As I started to do research into why this statement was made, I came across Self-Determination Theory (SDT) by Deci & Ryan. They have spent decades understanding motivation and gathering data from hundreds of studies in the educational domain to look for patterns to support their theory. This theory is about why someone chooses to do something without an external influence, and is centered on the importance of three needs for internally motivated growth:
- Autonomy: Individuals need to have control over their own choices
- Competence: Individuals need to feel like they are skilled
- Relatedness: Individuals need to feel that they are connected to other people and the world.
There is a sub-theory of SDT that is relevant called Organismic Integration Theory, which is focused on the effect that extrinsic motivations (such as rewards) have on someone. If someone does an activity because of a reward, then that person internalizes aspects of the reward along with that activity. If that person sees the reward as used in a controlling manner, then that sense of control is connected to the internal motivation to do that activity. Since we don’t like someone else controlling our behavior, some of that internal motivation is replaced with negative feelings of control.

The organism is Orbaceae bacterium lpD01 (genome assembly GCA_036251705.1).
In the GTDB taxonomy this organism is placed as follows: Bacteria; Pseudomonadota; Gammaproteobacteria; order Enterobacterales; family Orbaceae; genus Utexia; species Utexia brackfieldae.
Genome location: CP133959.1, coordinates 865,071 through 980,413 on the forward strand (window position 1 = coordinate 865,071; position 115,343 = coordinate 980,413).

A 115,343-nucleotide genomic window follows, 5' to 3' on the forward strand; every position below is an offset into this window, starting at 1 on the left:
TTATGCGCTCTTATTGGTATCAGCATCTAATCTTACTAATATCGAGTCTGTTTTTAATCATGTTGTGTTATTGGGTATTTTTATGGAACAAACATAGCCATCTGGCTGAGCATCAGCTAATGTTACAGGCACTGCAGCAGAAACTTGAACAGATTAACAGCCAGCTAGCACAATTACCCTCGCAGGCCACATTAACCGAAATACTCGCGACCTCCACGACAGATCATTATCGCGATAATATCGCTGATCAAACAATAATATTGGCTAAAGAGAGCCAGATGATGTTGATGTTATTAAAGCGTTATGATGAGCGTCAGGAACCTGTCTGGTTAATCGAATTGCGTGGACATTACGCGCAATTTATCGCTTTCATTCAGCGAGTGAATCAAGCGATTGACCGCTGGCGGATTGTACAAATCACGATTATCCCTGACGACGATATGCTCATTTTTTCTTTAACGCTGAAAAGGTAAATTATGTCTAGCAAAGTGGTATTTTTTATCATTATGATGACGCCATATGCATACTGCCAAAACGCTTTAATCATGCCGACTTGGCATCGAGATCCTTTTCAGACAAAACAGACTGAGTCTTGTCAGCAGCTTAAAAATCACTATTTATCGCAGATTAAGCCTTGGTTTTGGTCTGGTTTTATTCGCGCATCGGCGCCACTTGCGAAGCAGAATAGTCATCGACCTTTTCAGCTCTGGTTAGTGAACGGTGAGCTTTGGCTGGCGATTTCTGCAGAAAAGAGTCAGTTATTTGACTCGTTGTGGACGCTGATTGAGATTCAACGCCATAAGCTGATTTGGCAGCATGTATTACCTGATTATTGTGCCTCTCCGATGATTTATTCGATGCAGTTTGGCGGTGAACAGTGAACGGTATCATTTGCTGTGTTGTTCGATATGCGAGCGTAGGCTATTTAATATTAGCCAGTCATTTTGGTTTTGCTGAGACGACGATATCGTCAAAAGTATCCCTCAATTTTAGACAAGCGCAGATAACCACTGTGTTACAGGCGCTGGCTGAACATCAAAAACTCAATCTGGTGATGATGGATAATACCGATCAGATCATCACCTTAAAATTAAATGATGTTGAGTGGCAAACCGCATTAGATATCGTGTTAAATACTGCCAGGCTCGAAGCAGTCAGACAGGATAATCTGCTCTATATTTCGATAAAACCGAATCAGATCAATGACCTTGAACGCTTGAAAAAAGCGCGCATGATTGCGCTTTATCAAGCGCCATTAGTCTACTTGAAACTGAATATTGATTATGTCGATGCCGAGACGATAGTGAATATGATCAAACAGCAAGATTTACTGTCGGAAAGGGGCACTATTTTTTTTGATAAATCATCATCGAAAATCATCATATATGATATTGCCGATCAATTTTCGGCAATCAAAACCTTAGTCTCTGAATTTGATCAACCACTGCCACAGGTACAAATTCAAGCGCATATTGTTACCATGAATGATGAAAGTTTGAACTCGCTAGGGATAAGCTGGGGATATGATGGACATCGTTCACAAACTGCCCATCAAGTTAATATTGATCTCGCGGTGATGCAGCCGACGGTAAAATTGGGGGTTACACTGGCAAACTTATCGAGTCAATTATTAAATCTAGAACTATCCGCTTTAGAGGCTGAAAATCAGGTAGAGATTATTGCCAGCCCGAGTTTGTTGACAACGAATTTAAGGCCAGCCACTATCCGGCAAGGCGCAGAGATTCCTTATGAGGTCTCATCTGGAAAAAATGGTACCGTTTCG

What this means is that:
- if you get a reward for doing an activity, and
- if you perceive that reward as being used to control your behavior, then
- you are less likely to do that activity without the reward.
(as an aside, I am simplifying all of these theories for the discussion here – to learn more, start with the SDT website at http://www.psych.rochester.edu/SDT/)
Returning to BLAP gamification, this means that if the gamification system is implemented so that the participant perceives it is there to control behavior, then if the system is taken away, the individual will have less internal motivation than before the gamification!
As a real-world example, consider a summer reading program in a library where children are given rewards at different levels of reading books. This is BLAP gamification, where the points are accrued by reading books and the levels correspond to different prizes. In the short term, this produces results – children check out more books when rewards are available.